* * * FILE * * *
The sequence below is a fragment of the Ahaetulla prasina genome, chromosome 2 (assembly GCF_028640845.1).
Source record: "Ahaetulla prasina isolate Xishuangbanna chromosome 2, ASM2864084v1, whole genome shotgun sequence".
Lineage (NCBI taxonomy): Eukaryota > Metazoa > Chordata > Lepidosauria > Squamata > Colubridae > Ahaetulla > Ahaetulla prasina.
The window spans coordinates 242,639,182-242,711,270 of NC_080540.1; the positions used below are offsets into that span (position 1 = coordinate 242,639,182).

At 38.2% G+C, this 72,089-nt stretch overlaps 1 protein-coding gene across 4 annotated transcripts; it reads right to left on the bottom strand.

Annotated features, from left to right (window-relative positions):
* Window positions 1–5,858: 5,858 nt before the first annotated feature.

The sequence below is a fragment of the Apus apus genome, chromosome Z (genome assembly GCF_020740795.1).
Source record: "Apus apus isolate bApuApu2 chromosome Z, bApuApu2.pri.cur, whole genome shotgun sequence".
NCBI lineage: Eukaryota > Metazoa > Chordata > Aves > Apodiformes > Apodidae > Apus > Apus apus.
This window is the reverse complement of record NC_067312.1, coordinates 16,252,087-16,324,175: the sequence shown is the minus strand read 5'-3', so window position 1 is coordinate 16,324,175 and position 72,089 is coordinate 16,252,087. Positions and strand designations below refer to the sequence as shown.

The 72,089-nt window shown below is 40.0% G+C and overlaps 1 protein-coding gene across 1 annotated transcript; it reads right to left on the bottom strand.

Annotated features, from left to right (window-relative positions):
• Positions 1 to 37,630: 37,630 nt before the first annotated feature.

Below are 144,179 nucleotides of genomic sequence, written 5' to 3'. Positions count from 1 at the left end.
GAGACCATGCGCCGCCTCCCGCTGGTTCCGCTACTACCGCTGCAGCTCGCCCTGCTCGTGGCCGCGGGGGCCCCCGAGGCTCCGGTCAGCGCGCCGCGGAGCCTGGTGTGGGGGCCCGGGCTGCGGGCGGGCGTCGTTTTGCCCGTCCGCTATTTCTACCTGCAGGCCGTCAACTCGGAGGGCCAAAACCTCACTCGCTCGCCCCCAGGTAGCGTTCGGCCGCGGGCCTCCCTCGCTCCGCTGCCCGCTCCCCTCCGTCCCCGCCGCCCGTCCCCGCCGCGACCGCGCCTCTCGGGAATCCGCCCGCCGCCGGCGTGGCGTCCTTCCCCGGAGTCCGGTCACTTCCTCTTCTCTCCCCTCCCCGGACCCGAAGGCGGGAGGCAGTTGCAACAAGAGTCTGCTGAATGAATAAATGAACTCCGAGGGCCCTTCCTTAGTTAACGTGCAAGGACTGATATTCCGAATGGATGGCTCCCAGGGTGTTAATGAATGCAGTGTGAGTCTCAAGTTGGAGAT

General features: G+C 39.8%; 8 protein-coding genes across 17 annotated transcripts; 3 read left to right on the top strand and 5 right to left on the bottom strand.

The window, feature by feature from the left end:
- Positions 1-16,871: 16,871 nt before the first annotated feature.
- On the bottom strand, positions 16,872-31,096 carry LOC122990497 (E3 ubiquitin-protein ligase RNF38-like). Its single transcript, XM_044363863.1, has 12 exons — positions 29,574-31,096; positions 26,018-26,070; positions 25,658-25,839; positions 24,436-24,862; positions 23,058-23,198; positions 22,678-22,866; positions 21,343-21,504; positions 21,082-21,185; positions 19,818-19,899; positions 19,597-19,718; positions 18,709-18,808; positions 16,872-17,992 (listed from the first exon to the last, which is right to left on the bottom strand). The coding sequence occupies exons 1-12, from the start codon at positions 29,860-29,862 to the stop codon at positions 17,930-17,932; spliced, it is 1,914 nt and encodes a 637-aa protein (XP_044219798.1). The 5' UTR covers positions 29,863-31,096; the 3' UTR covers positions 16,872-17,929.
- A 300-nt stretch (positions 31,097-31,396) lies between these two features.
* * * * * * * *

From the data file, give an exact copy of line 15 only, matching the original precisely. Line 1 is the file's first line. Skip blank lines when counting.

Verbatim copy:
Below are 144,179 nucleotides of genomic sequence, written 5' to 3'. Positions count from 1 at the left end.